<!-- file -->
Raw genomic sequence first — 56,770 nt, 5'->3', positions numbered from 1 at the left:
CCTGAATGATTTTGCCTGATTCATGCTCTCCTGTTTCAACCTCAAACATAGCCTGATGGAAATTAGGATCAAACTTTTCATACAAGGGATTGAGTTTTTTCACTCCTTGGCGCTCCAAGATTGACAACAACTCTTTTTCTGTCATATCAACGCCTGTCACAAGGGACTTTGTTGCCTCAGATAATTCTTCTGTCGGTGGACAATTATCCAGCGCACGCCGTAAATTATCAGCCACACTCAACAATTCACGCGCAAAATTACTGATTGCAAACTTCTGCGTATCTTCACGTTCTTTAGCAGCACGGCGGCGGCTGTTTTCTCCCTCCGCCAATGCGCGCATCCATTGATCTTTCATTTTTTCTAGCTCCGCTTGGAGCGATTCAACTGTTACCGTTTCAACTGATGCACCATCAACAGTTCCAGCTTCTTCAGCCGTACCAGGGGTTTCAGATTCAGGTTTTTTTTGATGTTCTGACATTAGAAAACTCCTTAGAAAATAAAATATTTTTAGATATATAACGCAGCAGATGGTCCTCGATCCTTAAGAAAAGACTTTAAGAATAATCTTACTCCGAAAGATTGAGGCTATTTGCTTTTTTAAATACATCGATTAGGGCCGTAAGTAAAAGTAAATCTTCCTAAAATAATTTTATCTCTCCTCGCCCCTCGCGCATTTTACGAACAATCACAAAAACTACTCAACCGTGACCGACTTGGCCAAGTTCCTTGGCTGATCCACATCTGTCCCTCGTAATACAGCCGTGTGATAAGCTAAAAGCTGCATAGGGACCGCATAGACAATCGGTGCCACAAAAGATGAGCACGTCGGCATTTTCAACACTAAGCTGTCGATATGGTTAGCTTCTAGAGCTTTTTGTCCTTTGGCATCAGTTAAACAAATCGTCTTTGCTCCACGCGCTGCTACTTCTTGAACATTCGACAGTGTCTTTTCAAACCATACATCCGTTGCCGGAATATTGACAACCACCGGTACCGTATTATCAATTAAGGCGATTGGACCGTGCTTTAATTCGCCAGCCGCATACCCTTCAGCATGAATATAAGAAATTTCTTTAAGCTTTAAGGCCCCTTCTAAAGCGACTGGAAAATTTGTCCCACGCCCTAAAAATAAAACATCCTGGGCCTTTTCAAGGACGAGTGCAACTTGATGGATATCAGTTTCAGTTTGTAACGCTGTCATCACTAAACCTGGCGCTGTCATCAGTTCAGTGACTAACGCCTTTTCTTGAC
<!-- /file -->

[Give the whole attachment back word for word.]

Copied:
Raw genomic sequence first — 56,770 nt, 5'->3', positions numbered from 1 at the left:
CCTGAATGATTTTGCCTGATTCATGCTCTCCTGTTTCAACCTCAAACATAGCCTGATGGAAATTAGGATCAAACTTTTCATACAAGGGATTGAGTTTTTTCACTCCTTGGCGCTCCAAGATTGACAACAACTCTTTTTCTGTCATATCAACGCCTGTCACAAGGGACTTTGTTGCCTCAGATAATTCTTCTGTCGGTGGACAATTATCCAGCGCACGCCGTAAATTATCAGCCACACTCAACAATTCACGCGCAAAATTACTGATTGCAAACTTCTGCGTATCTTCACGTTCTTTAGCAGCACGGCGGCGGCTGTTTTCTCCCTCCGCCAATGCGCGCATCCATTGATCTTTCATTTTTTCTAGCTCCGCTTGGAGCGATTCAACTGTTACCGTTTCAACTGATGCACCATCAACAGTTCCAGCTTCTTCAGCCGTACCAGGGGTTTCAGATTCAGGTTTTTTTTGATGTTCTGACATTAGAAAACTCCTTAGAAAATAAAATATTTTTAGATATATAACGCAGCAGATGGTCCTCGATCCTTAAGAAAAGACTTTAAGAATAATCTTACTCCGAAAGATTGAGGCTATTTGCTTTTTTAAATACATCGATTAGGGCCGTAAGTAAAAGTAAATCTTCCTAAAATAATTTTATCTCTCCTCGCCCCTCGCGCATTTTACGAACAATCACAAAAACTACTCAACCGTGACCGACTTGGCCAAGTTCCTTGGCTGATCCACATCTGTCCCTCGTAATACAGCCGTGTGATAAGCTAAAAGCTGCATAGGGACCGCATAGACAATCGGTGCCACAAAAGATGAGCACGTCGGCATTTTCAACACTAAGCTGTCGATATGGTTAGCTTCTAGAGCTTTTTGTCCTTTGGCATCAGTTAAACAAATCGTCTTTGCTCCACGCGCTGCTACTTCTTGAACATTCGACAGTGTCTTTTCAAACCATACATCCGTTGCCGGAATATTGACAACCACCGGTACCGTATTATCAATTAAGGCGATTGGACCGTGCTTTAATTCGCCAGCCGCATACCCTTCAGCATGAATATAAGAAATTTCTTTAAGCTTTAAGGCCCCTTCTAAAGCGACTGGAAAATTTGTCCCACGCCCTAAAAATAAAACATCCTGGGCCTTTTCAAGGACGAGTGCAACTTGATGGATATCAGTTTCAGTTTGTAACGCTGTCATCACTAAACCTGGCGCTGTCATCAGTTCAGTGACTAACGCCTTTTCTTGAC